We conducted a small evaluation to understand feasibility and acceptability of the training and stigma reduction materials. Our evaluation demonstrated that the pilot facility participants appreciated the training and the efforts of the champion team. They found the content informative and the delivery engaging, with some exceptions related to culturally sensitive and uncomfortable material about sexual and gender diversity. While participants expressed personal biases towards gay, lesbian, or transgender clients, by the end of the workshop, many expressed an understanding of why that should not influence how they treat these clients. This outcome, while suggesting we still have a long way to go, is promising. Until the most marginalized groups are welcomed into facilities with open arms, stigma and discrimination will always prevent adolescents from living fulfilling, healthy lives.

We also saw the benefit of involving all facility staff in the pilot. Traditional programs targeting youth-friendly services often focus on the medically trained health workforce—nurses, technicians, and doctors. Yet, adolescents also interact with non-health professionals at a health facility, such as the security guard or the intake receptionist. These interactions are equally important because an adolescent can easily be discouraged from seeking care when they arrive. The total facility approach recognizes the entire adolescent client experience from entry to exit. Under the pilot, security guards, cleaners, administrative staff, and management participated in the training alongside clinical staff, breaking down silos by building relationships between staff across departments.

[The trained staff] share their experiences at their various units, we are all not in the same departments, but they share their experiences with them. There was an instance when an adolescent girl came late when we had closed from work, then one staff shouted at her that didn't she know that it was late and she's now coming, when the other staff approached her and told her that she's an adolescent... so let's approach and ask why she's coming late, rather than we shouting at her, she might not come again. - Champion team interviewee

Participants enjoyed the engaging style of training; a panel discussion, role plays, and case studies helped participants engage fully with the content and better understand the adolescent experience. The training curriculum encouraged participants to self-reflect on their own experiences when they were adolescents; during our follow-up, they described how this helped them to build empathy with their young clients. Participants noted how the content influenced the way they do their jobs, and some even shared this new knowledge with family members. Without prompt, many participants shared specific attitude and behavior changes related to how they now treat adolescent patients, like no longer screaming at or insulting them, not using them for personal errands, and calling out other stigmatizing behaviors when they see them happen in real time.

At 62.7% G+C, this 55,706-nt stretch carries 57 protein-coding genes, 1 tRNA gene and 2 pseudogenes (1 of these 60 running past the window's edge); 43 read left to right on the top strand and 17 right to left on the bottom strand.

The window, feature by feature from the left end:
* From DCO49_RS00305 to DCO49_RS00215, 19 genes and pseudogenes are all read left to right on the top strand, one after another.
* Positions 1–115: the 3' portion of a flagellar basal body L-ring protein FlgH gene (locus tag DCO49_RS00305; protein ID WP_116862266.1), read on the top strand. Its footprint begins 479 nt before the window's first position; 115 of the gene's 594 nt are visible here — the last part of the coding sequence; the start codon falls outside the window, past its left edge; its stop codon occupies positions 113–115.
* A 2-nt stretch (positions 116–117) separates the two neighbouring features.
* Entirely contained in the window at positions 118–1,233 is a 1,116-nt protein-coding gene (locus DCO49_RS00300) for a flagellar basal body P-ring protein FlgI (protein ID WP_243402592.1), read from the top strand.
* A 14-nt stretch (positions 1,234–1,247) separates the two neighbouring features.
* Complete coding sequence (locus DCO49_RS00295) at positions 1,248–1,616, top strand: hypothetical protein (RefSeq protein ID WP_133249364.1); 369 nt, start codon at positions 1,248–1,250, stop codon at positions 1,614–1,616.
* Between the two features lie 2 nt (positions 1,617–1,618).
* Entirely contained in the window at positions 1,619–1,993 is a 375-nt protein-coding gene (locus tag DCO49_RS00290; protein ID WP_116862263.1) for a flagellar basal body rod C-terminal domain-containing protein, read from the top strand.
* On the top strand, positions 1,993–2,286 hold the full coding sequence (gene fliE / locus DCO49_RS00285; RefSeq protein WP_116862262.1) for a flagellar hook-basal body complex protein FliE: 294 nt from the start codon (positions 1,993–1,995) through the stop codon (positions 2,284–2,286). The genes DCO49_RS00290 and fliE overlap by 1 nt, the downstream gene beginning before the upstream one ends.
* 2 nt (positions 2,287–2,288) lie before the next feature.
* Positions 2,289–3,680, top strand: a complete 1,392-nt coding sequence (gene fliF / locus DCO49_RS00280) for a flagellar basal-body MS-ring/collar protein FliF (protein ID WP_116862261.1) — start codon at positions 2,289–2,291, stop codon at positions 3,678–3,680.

Throughout the process, we saw the importance of localization, or putting the funds as close to the work as possible. EARC was involved in the design of the project from the beginning and contributed significantly to each adaptation of the toolkit. Their master trainers are incredibly skilled and through programs such as this, can transfer those skills to other local players. EARC now can lead trainings in both HIV and adolescent stigma reduction, validating the success of the step-down model of training in strengthening local capacity.

Putting an emphasis on localization also allowed for continuity in programming. We designed the original project with EARC at the center of the adaptation and pilot and RTI leading the evaluation component. The COVID-19 outbreak then made it impossible for RTI staff to travel to Ghana so we supported EARC to lead the evaluation activities with our virtual support. This full shift in ownership showcases the trajectory of how international development must proceed, increasing emphasis on local partners in the lead, developing leadership that represents the people it serves, and ultimately decolonizing global health.

[The worshop] has really helped us to know what to do for the adolescent... not neglecting them, not sacking them away, listening to them, give them a platform for them to express themselves. - Support staff, focus group discussion participant

Above all, participants did not let us forget that the health and livelihood of an adolescent is not solely affected by interactions at the health facility. Many participants wanted to know how this training would be utilized at the community level, in schools, or in other institutions where adolescents unfortunately experience stigma and discrimination. This connection is crucial—an adolescent’s health is often closely tied to their education or their economic opportunities. Perhaps adolescents still have unmet needs because we aren’t completely targeting stigma and discrimination in a comprehensive way.

Our toolkit provides facilities with an accepted and feasible approach to stigma reduction, but it doesn’t have to stop there. We found the material to be readily adaptable and it can be integrated into adolescent-friendly programming that goes beyond the walls of a health facility. If we expect our efforts to make a lasting impact tomorrow, we must dedicate attention and resources to fighting stigma and discrimination against the adolescents of today.